Elk Grove's Borders has long served as a gathering place for everyone from college students to retirees. As workers began preparing the store for closing Wednesday, both they and Patch readers wondered whether Borders’s former competitor Barnes and Noble might want to move in.

An executive with Voit Real Estate Services told The Sacramento Bee this week that his company was already receiving inquiries about the Elk Grove space.

City spokesperson Christine Brainerd said in an email that the city would do its best to help fill the retail space and “make opening a business in that location a quick and seamless process.”

Brainerd called the departure of Borders a loss for the community and the City of Elk Grove, but added, “We do not foresee any [economic] ripple effects in the short term.  The city is confident the space will be filled.”

Brainerd declined to say how much Borders generated for the city in tax revenue, but said it was not among the city’s top 50 revenue generators in its most recent sales tax report.

Mark Paxson July 24, 2011 at 04:40 AM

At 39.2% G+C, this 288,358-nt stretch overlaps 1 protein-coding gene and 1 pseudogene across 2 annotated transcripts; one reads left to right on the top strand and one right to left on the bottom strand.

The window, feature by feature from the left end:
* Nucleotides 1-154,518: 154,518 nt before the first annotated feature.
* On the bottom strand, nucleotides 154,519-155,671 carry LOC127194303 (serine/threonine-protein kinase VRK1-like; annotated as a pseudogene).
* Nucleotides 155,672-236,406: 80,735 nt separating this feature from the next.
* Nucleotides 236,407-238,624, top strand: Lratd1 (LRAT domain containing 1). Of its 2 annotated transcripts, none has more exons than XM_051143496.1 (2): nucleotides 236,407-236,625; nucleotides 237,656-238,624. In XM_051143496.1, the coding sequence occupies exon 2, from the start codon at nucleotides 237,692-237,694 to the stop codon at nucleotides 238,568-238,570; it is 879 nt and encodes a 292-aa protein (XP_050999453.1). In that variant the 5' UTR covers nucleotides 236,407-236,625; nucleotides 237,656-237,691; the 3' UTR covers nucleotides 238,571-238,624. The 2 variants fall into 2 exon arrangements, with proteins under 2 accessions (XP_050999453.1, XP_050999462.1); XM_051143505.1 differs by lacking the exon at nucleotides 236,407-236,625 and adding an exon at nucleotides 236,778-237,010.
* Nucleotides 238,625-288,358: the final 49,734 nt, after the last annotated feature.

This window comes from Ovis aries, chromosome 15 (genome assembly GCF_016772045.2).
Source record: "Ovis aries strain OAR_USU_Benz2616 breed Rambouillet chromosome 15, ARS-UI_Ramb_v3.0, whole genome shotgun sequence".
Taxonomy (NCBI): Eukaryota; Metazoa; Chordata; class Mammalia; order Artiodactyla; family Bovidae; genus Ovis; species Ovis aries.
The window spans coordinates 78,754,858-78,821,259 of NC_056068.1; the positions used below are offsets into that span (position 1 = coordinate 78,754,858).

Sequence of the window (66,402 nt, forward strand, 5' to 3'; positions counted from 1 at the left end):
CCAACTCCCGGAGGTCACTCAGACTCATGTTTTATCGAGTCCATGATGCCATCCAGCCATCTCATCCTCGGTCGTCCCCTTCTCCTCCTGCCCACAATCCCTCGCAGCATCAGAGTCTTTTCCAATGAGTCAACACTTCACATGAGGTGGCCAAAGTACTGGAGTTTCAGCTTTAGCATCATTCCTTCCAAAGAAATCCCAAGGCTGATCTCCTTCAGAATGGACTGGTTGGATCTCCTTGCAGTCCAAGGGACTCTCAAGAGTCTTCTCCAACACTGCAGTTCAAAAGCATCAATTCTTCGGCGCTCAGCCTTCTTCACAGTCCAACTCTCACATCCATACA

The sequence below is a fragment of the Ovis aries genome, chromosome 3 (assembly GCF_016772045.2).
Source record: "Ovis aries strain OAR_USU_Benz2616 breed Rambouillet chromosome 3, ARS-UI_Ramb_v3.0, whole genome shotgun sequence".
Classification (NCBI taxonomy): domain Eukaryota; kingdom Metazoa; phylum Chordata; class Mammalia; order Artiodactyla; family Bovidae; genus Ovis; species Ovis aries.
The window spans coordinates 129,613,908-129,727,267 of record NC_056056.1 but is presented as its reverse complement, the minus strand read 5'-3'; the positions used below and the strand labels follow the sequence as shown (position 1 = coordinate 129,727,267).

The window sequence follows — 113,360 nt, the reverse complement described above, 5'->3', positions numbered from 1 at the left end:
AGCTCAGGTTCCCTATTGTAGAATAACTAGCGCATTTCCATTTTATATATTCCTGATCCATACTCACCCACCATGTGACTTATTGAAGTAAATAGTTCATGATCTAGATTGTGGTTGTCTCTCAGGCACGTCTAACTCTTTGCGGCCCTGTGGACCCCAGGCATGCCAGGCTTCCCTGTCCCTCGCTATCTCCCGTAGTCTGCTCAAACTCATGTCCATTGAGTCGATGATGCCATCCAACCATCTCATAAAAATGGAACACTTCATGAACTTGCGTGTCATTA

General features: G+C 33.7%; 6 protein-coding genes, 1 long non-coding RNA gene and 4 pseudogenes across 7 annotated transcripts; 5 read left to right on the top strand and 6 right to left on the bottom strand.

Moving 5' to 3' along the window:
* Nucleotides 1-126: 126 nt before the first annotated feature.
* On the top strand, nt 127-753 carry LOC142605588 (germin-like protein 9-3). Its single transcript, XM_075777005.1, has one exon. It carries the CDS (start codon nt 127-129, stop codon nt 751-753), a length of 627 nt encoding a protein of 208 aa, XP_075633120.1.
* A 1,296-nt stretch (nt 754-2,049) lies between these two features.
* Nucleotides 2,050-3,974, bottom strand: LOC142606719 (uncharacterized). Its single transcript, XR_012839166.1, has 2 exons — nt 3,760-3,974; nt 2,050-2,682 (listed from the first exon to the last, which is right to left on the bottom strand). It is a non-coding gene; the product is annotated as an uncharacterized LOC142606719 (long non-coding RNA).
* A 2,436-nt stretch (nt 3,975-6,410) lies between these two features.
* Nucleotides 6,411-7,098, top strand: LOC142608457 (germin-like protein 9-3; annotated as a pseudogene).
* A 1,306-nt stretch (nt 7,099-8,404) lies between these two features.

What's particularly ironic about this whole discussion is how it began and ended on your part. Let's recap. "If 'city officials and local residents are lamenting the loss of 32 jobs,' where is the concern for attempting to turn away Walmart that would probably employ over 200 people at the same or better wages and more hours?" Your final comment: "Whether Walmart has effected a global transformational shift in product delivery through productivity measures is not debatable, but whether there has been a net positive effect may be. I can appreciate both sides to the argument. We pay less for many household hard goods and consumables today partially due to the Walmart model. We've also lost employment, partially as a result of the model implementation. That's just scratching the surface of the question." So, in other words ... well, what exactly? Seems to me you answered your own comment in a roundabout way. Elk Grove leaders and its citizens should be concerned about yet another WalMart for exactly the reasons you cite ...lost employment and the debatable question of whether a WalMart produces a net positive effect ... and shouldn't just approve it because WalMart itself may bring 200 jobs of questionable quality. (yes, those last three words are mine, not yours)